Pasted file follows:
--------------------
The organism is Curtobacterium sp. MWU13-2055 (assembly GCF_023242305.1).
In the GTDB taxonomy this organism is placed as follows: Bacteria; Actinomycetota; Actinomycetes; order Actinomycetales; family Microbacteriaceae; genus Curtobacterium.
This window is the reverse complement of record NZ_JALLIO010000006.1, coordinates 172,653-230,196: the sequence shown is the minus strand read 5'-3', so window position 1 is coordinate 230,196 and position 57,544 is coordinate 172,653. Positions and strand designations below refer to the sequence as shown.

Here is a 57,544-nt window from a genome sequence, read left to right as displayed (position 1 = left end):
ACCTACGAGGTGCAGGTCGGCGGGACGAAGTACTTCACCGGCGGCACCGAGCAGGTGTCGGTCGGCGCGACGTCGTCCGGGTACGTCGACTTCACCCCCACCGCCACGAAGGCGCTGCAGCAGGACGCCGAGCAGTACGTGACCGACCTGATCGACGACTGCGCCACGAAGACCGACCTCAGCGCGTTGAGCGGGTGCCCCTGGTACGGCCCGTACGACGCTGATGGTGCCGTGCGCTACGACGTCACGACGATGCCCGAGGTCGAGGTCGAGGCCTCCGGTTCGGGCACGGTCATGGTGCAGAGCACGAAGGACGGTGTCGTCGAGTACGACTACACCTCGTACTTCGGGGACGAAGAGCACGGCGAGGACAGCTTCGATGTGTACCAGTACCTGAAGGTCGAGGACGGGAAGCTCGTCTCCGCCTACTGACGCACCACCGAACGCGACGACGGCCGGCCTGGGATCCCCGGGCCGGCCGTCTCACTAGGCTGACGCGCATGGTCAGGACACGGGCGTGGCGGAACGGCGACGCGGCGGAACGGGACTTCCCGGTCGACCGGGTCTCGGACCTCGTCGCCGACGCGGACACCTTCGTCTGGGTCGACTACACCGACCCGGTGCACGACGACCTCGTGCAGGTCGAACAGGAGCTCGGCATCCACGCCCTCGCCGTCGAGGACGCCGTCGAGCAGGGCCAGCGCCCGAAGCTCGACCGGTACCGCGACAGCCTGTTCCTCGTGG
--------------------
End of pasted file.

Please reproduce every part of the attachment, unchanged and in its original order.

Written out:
The organism is Curtobacterium sp. MWU13-2055 (assembly GCF_023242305.1).
In the GTDB taxonomy this organism is placed as follows: Bacteria; Actinomycetota; Actinomycetes; order Actinomycetales; family Microbacteriaceae; genus Curtobacterium.
This window is the reverse complement of record NZ_JALLIO010000006.1, coordinates 172,653-230,196: the sequence shown is the minus strand read 5'-3', so window position 1 is coordinate 230,196 and position 57,544 is coordinate 172,653. Positions and strand designations below refer to the sequence as shown.

Here is a 57,544-nt window from a genome sequence, read left to right as displayed (position 1 = left end):
ACCTACGAGGTGCAGGTCGGCGGGACGAAGTACTTCACCGGCGGCACCGAGCAGGTGTCGGTCGGCGCGACGTCGTCCGGGTACGTCGACTTCACCCCCACCGCCACGAAGGCGCTGCAGCAGGACGCCGAGCAGTACGTGACCGACCTGATCGACGACTGCGCCACGAAGACCGACCTCAGCGCGTTGAGCGGGTGCCCCTGGTACGGCCCGTACGACGCTGATGGTGCCGTGCGCTACGACGTCACGACGATGCCCGAGGTCGAGGTCGAGGCCTCCGGTTCGGGCACGGTCATGGTGCAGAGCACGAAGGACGGTGTCGTCGAGTACGACTACACCTCGTACTTCGGGGACGAAGAGCACGGCGAGGACAGCTTCGATGTGTACCAGTACCTGAAGGTCGAGGACGGGAAGCTCGTCTCCGCCTACTGACGCACCACCGAACGCGACGACGGCCGGCCTGGGATCCCCGGGCCGGCCGTCTCACTAGGCTGACGCGCATGGTCAGGACACGGGCGTGGCGGAACGGCGACGCGGCGGAACGGGACTTCCCGGTCGACCGGGTCTCGGACCTCGTCGCCGACGCGGACACCTTCGTCTGGGTCGACTACACCGACCCGGTGCACGACGACCTCGTGCAGGTCGAACAGGAGCTCGGCATCCACGCCCTCGCCGTCGAGGACGCCGTCGAGCAGGGCCAGCGCCCGAAGCTCGACCGGTACCGCGACAGCCTGTTCCTCGTGG